It's like watching sports. You don't have to think too much about it. There's a formula: invasion, humans stuck against the wall, there's a hero with a do or die plan, execute the plan, looks like it's not gonna work but at the 11th hour it works and everyone cheers (including the audience). No matter how crappy the movie is, as an audience you'll feel a sense of joy and excitement watching your human team triumph. It's a sneaky way of psychologically tricking you into thinking the movie was a good movie!
Hope that helps. Go team!
I imagine it's the same reason that, in United States movies, the bad guys are 'always' foreigners. We fear/dislike the 'other' and like ourselves.
Futuristic sci-fi in particular also often comes with the notion that we as a species have advanced beyond the petty infighting we so often engage in now.
It's like the plot in Watchmen--once we have a greater enemy than each other, we band together. At least that's the idea.
Of course there are examples of evil/cowardly humans in sci-fi. (The Matrix has Cypher who defects to the machines, and Avatar, awful as it is, portrays the humans as the antagonists. And there's still The Fifth Element, which has evil humans and good aliens.)
But, in general, once it's us v. them, we tend to like 'us.' I imagine that once we have more multiverse stories outside of comics, we'll notice how often it's our good universe v. their bad one.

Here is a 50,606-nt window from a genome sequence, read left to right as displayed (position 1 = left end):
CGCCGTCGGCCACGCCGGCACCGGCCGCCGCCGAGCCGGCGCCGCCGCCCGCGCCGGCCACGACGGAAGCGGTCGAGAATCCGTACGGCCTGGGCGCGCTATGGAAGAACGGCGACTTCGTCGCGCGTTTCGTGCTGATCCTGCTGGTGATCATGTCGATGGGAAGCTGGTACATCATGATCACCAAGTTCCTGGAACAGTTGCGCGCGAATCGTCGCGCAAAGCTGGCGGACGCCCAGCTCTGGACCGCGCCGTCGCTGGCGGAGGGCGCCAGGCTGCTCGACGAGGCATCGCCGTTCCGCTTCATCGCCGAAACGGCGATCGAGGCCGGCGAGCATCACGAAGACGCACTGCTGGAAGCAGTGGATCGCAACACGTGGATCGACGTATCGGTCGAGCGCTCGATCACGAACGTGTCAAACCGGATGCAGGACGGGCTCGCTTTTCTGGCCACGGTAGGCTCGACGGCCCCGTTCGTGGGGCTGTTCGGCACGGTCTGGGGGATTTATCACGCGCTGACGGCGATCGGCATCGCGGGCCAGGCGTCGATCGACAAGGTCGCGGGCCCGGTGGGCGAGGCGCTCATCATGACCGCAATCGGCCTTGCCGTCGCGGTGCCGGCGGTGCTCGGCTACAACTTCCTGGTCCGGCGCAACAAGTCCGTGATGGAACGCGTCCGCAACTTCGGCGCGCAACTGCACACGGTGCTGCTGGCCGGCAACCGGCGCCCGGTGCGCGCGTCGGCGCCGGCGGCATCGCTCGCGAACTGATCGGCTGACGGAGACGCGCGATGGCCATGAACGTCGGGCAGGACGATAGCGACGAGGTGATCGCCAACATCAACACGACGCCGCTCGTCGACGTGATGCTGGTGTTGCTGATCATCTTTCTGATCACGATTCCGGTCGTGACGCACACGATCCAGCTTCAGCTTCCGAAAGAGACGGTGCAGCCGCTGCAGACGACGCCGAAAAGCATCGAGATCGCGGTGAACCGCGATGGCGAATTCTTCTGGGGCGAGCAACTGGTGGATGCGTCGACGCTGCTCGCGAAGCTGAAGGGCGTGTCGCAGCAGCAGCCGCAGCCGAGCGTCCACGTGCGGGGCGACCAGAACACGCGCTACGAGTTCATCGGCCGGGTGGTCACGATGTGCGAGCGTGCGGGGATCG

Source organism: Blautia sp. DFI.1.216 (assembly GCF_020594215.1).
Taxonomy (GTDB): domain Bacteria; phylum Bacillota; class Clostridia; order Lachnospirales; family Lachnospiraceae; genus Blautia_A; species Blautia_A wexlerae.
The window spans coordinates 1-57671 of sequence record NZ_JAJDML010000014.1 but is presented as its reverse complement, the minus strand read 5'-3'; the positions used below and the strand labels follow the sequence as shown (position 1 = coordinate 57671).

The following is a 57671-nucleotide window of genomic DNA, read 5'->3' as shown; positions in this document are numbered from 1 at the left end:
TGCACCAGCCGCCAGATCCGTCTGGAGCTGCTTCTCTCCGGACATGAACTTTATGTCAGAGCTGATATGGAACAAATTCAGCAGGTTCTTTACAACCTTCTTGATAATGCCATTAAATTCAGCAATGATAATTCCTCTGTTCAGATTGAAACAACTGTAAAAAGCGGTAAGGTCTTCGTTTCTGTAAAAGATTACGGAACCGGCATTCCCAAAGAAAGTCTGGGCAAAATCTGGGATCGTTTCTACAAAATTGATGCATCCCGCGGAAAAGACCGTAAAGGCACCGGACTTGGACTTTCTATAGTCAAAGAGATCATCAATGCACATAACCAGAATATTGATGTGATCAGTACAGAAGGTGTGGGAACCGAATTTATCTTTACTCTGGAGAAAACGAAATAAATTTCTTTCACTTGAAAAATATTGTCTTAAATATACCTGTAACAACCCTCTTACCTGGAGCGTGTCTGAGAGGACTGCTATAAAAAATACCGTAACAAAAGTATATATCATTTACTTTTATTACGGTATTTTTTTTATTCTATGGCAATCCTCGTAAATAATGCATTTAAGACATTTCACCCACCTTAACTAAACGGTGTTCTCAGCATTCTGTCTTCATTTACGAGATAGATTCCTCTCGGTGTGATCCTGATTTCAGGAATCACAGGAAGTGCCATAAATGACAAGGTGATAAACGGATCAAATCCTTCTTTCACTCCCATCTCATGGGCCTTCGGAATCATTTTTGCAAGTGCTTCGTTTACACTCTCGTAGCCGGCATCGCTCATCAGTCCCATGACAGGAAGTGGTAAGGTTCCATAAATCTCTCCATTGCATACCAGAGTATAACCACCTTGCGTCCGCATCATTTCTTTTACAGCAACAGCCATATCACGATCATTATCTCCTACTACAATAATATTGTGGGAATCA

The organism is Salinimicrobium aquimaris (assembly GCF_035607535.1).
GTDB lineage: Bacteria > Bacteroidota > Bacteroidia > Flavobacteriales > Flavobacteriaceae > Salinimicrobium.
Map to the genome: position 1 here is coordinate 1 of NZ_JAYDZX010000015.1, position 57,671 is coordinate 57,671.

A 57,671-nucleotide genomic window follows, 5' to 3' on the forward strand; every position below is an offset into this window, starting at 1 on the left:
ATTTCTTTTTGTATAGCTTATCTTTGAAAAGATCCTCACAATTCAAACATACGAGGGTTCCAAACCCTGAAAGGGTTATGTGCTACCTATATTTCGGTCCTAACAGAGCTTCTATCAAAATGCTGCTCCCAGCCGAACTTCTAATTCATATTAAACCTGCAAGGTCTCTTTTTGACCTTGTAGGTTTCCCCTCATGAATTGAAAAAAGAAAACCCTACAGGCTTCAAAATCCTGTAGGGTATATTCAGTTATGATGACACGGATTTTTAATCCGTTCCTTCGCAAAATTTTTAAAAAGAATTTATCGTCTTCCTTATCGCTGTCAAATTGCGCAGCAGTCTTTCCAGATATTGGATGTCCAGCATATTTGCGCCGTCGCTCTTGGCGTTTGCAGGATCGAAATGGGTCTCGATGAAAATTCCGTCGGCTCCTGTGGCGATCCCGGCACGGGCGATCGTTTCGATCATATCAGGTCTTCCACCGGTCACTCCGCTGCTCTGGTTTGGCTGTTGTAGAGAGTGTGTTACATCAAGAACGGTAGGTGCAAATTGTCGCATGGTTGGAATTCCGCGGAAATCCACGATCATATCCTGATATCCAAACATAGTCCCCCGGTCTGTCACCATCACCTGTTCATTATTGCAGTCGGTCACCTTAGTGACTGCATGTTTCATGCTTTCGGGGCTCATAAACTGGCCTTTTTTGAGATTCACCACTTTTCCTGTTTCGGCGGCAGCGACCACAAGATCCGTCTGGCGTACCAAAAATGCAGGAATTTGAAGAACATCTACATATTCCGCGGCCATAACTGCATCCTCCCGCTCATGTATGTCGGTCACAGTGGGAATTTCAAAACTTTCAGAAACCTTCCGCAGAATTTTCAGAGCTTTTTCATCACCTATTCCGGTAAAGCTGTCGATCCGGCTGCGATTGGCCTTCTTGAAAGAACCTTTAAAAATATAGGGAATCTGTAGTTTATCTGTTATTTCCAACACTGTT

Some of the best writers are optimists. Not much fun reading about how awful you are. Take Gene Roddenberry for example or Asimov. They both write about positive human development and technological advancement. We all want to see the future, theirs is bright and filled with outside dangers to humans. Star Trek tv series for example, the antagonist is nearly always an outside alien force that needs to be overcome and rarely ever an internal interpersonal conflict that isn't caused by an outside alien force. Bright and shiney future for humans who must overcome outside forces is fun to read. Even JR Tolken made his bad guys less than human or at the will or under the control of something unhuman. Golem, in that example was human until faced with an unnatural force that literally made an unrecognizable monster.
I imagine it has something to do with humanity's innate fear of things we don't understand. The average person, upon learning that intelligent extraterrestrial life really does exist, would be at least a little scared by the news, if not completely terrified. Nobody knows what intelligent aliens would think or want, or if they would be friendly or hostile upon making contact with us.
Since aliens are an unknown, and therefore scary, they often default to being the enemies in science fiction-the "bad guys." To make for an interesting story, the main characters-the humans-then naturally become the "good guys." The "humans vs. aliens" plot device, in many cases, is simply a reworking of the classic "good vs. evil" plot device that's been used in so many stories throughout history.
Humans in science fiction aren't always portrayed as "noble and selfless," though. Check out Battlestar Galactica (the reboot version). Sure, the Cylons are hostile and destructive, but only because they were made by humans, who simply passed on their own destructive tendencies to their creations. Most of the human main characters in the show say and do some pretty nasty things to each other, even as they fight a war for humanity's survival. This leads to a question that becomes a theme of the show: "Are we really worthy of survival?"